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Cherng Talay’s first local wastewater treatment plants come online

PHUKET: The popular tourist beach areas of Bang Tao and Surin Beach on Phuket’s west coast make history yesterday (Mar 1) as the first wastewater-treatment plants serving the areas are brought online – the first major step forward in the hope of eradicating the putrid pools of black wastewater that have gathered on the two beaches for more than a decade.

pollutionenvironmentnatural-resourcestourismconstruction
By Waranya Prompinpiras

Saturday 2 March 2019, 09:00AM


The two wastewater plants – one located near each beach – were built under government contract by Prayongsil Karnyotha Co Ltd over five years, from 2012 though 2017, at a cost of B355.52 million. A total of B248,773,025 of the budget was provided by the Environmental Fund operated by the Office of Natural Resources and Environmental Policy and Planning (Onep), and B106,746,975 was provided by the Cherng Talay Tambon Administration Organisation (OrBorTor).

However, both facilities fell into disrepair after laying idle while no company entered bids to operate and maintain the two plants.

Late last year that changed, Cherng Talay OrBorTor Chief MaAnn Samran told The Phuket News this week.

Local company Kwan Rawee Co Ltd, with its office located in Srisoonthorn, took on a B1.65mn contract to service the ailing wastewater treatment sites back to operational condition. The maintenance and repairs began on Jan 1 and were completed last Saturday (Feb 23), Mr MaAnn explained.

As of yesterday (Mar 1), the company brought both facilities online, operating 24 hours a day.

Cherng Talay OrBorTor signed an initial contract with Kwan Rawee Co Ltd to operate the plants for just seven months, from Mar 1- Sep 30, 2019, Mr MaAnn said.

“This is because the contract cannot extend beyond the fiscal year (ending Sept 30), which official budgets must adhere to. After that, we will have to offer a new contract, as that is required under the Thai government procurement legislation.

“The contract for operating the two plants for seven months is for about B3.2mn. If offered for a whole year, the amount will be about B5.6mn,” he added.

The cost includes conducting regular water-quality tests to ensure the wastewater being released post-treatment complies with environmental regulations, Mr MaAnn noted.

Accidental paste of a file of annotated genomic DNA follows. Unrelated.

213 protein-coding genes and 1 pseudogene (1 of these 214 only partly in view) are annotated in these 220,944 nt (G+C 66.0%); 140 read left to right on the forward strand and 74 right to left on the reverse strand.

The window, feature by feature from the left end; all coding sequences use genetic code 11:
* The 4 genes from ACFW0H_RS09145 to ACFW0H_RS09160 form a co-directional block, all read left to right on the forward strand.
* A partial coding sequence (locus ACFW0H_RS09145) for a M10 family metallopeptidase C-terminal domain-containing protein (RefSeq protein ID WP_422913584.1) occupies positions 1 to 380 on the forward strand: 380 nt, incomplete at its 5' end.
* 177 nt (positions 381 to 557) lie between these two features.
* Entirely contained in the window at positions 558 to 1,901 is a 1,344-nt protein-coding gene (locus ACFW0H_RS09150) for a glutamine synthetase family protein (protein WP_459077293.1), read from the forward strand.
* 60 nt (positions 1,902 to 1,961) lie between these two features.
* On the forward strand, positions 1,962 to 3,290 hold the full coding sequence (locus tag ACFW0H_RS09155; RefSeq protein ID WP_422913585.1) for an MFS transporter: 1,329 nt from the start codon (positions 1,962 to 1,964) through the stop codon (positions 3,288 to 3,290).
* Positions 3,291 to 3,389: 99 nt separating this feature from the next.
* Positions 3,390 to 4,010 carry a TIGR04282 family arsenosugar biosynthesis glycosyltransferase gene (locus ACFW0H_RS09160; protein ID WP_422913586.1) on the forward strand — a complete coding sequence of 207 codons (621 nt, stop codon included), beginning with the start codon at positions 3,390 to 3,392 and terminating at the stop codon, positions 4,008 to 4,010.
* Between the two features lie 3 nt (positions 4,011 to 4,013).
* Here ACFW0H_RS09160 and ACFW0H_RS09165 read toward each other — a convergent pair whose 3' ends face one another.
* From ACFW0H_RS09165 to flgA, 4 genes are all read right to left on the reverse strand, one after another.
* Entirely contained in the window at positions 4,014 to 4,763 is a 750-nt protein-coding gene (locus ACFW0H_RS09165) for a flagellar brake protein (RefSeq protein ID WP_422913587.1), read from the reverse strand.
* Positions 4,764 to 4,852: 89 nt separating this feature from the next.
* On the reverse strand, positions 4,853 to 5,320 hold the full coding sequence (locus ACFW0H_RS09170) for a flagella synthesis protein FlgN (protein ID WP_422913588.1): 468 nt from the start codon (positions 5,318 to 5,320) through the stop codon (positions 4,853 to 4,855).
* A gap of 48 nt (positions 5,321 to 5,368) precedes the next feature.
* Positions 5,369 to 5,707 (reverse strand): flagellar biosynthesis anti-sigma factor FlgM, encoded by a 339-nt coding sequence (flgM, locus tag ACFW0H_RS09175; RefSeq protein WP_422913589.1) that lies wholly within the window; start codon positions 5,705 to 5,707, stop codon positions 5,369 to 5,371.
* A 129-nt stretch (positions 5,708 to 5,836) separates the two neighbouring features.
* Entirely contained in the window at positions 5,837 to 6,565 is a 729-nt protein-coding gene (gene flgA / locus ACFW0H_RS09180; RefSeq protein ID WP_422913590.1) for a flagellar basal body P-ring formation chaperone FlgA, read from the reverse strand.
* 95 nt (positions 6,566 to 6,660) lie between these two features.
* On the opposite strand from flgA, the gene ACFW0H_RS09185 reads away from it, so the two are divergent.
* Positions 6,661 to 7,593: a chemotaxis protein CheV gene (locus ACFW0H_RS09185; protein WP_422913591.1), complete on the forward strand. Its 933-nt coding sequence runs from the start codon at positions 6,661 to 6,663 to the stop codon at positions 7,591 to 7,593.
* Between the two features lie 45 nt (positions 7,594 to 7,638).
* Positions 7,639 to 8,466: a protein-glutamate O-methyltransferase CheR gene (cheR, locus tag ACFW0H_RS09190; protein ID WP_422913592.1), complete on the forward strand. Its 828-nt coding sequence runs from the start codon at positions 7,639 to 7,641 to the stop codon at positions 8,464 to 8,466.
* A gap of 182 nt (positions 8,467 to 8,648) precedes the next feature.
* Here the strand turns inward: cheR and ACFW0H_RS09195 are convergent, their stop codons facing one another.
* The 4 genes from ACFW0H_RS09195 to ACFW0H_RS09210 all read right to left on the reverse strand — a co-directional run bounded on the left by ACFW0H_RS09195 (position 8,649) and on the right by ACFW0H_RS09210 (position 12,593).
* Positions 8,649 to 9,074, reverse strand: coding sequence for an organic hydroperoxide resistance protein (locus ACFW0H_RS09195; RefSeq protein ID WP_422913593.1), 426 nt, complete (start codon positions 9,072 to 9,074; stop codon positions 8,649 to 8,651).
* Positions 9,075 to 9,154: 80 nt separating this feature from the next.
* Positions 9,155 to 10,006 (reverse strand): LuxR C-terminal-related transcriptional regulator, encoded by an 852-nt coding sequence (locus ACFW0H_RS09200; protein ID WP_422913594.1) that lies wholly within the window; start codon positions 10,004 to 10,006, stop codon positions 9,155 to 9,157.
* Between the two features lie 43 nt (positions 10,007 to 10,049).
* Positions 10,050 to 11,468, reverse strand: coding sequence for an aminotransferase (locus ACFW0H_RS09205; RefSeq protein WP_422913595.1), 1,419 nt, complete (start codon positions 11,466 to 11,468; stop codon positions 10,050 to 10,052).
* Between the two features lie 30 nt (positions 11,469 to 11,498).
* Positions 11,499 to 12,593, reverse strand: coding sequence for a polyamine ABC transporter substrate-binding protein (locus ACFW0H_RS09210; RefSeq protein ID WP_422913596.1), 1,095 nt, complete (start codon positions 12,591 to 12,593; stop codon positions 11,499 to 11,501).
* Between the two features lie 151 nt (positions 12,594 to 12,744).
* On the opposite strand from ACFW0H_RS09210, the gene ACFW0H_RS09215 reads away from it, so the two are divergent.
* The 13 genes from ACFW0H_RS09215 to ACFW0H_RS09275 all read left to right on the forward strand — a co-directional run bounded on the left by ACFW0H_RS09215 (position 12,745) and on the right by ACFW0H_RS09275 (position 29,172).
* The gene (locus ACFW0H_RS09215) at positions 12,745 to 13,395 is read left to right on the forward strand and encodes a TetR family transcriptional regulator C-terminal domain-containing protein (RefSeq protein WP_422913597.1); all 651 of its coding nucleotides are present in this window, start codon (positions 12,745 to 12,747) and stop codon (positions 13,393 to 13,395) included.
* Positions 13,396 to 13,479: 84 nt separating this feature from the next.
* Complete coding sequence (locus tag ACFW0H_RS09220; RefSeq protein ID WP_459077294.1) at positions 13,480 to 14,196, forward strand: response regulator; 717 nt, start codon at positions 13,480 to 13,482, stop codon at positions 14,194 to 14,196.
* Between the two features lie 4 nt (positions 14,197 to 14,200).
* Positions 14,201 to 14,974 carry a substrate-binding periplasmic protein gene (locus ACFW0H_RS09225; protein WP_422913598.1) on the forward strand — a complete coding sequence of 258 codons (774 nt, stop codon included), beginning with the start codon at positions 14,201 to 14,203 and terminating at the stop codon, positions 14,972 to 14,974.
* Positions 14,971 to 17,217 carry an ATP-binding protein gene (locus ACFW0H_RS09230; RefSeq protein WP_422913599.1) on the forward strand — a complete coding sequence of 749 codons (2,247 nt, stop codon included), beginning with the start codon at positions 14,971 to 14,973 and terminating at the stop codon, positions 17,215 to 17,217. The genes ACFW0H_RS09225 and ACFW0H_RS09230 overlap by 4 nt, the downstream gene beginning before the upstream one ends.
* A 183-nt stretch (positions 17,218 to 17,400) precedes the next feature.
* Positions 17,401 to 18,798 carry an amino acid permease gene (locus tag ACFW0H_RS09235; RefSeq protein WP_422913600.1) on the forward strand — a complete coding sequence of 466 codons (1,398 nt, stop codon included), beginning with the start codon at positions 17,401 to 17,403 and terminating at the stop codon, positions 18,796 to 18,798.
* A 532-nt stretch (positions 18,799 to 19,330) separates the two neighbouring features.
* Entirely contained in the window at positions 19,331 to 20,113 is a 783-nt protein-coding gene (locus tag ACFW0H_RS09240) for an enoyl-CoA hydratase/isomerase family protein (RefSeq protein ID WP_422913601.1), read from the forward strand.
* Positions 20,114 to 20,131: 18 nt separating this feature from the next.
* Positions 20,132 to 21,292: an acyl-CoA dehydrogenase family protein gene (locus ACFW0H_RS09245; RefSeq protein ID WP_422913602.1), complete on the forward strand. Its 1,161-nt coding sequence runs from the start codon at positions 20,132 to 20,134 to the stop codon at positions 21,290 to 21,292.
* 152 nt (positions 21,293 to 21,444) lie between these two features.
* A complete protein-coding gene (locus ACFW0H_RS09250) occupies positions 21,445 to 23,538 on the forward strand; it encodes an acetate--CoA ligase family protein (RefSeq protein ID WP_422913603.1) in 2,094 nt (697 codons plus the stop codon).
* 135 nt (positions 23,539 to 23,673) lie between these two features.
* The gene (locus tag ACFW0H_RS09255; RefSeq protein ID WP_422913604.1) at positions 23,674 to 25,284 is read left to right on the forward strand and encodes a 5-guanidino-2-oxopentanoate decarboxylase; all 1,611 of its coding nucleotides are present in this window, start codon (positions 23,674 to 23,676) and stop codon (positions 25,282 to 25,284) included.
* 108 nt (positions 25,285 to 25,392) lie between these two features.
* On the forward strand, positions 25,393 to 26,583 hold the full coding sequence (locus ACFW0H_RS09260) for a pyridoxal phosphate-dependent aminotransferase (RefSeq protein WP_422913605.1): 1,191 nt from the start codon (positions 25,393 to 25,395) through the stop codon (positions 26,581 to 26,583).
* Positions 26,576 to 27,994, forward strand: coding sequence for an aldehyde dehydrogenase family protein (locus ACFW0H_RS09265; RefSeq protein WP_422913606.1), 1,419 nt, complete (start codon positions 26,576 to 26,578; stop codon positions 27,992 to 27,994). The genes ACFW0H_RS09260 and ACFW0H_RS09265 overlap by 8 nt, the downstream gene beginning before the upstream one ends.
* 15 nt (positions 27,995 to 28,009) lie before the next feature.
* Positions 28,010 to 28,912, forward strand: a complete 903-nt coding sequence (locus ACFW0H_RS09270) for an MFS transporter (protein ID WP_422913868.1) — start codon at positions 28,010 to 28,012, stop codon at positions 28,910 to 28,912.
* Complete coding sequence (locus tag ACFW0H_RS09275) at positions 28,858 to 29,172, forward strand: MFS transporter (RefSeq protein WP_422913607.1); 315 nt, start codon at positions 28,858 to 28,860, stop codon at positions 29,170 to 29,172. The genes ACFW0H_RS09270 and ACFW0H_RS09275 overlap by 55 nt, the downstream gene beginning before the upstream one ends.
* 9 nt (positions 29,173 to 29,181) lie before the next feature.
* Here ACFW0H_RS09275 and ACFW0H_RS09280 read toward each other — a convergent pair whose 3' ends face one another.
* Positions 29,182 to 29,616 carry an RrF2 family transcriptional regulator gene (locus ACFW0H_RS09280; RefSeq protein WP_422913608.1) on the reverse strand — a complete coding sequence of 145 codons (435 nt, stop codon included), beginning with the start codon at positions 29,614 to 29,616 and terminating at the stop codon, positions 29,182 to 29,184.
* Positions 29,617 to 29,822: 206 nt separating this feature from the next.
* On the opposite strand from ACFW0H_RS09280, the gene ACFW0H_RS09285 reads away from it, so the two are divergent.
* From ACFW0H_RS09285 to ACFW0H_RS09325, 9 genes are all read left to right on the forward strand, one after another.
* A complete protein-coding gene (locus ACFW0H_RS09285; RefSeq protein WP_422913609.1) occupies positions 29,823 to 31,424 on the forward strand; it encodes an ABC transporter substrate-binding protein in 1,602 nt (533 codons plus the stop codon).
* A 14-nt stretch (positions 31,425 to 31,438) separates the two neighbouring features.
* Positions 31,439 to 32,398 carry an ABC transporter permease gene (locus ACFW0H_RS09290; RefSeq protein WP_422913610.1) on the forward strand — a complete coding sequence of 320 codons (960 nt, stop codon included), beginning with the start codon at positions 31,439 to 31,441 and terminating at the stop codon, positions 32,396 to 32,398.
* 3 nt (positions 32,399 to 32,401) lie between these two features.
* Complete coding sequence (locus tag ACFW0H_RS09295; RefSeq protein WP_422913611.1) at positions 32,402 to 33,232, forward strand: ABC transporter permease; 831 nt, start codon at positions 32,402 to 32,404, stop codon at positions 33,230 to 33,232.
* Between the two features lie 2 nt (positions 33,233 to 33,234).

Both the Surin Beach and Bang Tao plants have been built beside the beaches where local major canals that run through the neighbourhoods empty onto the sand.

“This is to make sure that we treat as much of the dirty water as we can before it is released into the sea,” Mr MaAnn explained.

The Surin Beach facility is located on Surin Rd Soi 8 in Moo 3, Cherng Talay. The Bang Tao Beach plant is located on Bang Tao Bay Rd in Moo 5.

The main sludge separation tanks and the secondary treatment tanks at both sites have been installed underground in order to not create visible eyesores, and to keep the stench to a minimum, Mr MaAnn explained.

Cherng Talay OrBorTor has already installed sewers throughout the areas immediately adjacent to the two wastewater plants. Sewers installed in Cherng Talay Moo 2 and Moo 5 will feed the Bang Tao station, while the waste pipes laid throughout Moo 3 will feed the Surin Beach plant.

“Treated wastewater from the Bang Tao plant will be released straight into the sea as there is no room to store treated water, but the Surin plant does have a storage facility. During the dry season, such as now, this treated water will be used for watering gardens and roadside trees or put to some other beneficial use,” Mr MaAnn said.

However, any excess treated water from the Surin plant will be emptied onto the beach, he said.

“Cherng Talay OrBorTor will tell all hotels, houses, shops and other businesses in Moo 2, 3, and 5 to connect their wastewater pipes to the system. There will be a wastewater tariff, but how much that will cost each entity depends on the wastewater they release,” Mr MaAnn noted.

“This money will go towards paying for operating the treatment plants, which is expensive, but the water released by them will be clean,” he said.

“If this all works well we will connect the sewers from Moo 4 and 6 to the system next. We will also connect the sewers from Moo 1, which is actually under the responsibility of Cherng Talay Municipality (not the OrBorTor),” he added.

Despite the treatment plants becoming the mainstay defence against the putrid waters from pooling on the beaches, Mr MaAnn admitted that challenges still lay ahead in preventing people from dumping untreated wastewater directly into the main canals in the area.

“To start with, another canal that also flows through to Bang Tao Beach actually starts in Srisoonthorn, flows through the Cherng Talay Municipality’s area, and ends up in Bang Tao, which is Cherng Talay OrBorTor’s responsibility,” he said.

“We will do our best, but most of the prevention is done at the source. We have situated the two plants near the beaches to catch as much as we can,” he said.

As a last-gasp measure to clean dirty water in the canal at Bang Tao, Cherng Talay OrBorTor has also installed an ozone water-treatment machine near the southern end of Bang Tao Beach.

The ozone generator was installed on Feb 15.

“It will stay in use until at April 15 during a two-month trial. If it proves successful, we will keep it in place,” Mr MaAnn said. (See story here.)

 

 

 

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Fascinated | 02 March 2019 - 13:05:07

Follow the money- one can be most of it never went anwhere near the plants knowing the individuals involved!

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